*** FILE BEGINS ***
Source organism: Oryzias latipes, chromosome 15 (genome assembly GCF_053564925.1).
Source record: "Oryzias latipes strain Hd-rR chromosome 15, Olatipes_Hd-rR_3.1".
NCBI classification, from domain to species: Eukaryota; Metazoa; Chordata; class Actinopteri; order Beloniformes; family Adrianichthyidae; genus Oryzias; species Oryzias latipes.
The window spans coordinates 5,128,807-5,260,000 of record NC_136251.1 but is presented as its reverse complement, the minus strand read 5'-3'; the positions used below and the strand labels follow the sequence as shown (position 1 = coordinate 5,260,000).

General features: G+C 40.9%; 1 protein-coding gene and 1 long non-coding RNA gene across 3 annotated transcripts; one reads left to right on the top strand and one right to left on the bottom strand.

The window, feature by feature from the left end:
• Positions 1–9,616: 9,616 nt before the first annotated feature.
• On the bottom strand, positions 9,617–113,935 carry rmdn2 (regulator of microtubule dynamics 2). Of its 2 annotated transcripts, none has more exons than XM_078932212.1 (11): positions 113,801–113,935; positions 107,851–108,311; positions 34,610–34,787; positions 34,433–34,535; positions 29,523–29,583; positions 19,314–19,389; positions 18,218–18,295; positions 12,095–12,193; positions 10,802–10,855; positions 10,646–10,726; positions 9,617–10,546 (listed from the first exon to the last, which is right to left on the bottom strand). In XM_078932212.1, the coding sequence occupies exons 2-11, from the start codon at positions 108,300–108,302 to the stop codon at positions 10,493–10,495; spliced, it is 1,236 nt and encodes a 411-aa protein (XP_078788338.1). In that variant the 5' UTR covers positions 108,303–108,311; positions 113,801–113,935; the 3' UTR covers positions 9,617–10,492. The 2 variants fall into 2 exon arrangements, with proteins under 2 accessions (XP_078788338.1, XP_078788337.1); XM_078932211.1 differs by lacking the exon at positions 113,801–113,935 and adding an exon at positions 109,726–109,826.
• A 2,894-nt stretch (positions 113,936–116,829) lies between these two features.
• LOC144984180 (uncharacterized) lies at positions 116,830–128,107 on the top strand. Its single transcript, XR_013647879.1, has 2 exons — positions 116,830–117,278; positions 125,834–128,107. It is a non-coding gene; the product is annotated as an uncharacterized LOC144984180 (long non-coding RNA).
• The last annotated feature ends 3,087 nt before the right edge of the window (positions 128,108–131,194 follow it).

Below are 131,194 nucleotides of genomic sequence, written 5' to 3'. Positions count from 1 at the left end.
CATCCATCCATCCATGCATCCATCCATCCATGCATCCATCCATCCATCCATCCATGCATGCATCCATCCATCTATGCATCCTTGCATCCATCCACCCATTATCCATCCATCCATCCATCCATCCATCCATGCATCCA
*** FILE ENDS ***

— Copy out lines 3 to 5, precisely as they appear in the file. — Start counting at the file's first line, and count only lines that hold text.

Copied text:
NCBI classification, from domain to species: Eukaryota; Metazoa; Chordata; class Actinopteri; order Beloniformes; family Adrianichthyidae; genus Oryzias; species Oryzias latipes.
The window spans coordinates 5,128,807-5,260,000 of record NC_136251.1 but is presented as its reverse complement, the minus strand read 5'-3'; the positions used below and the strand labels follow the sequence as shown (position 1 = coordinate 5,260,000).

General features: G+C 40.9%; 1 protein-coding gene and 1 long non-coding RNA gene across 3 annotated transcripts; one reads left to right on the top strand and one right to left on the bottom strand.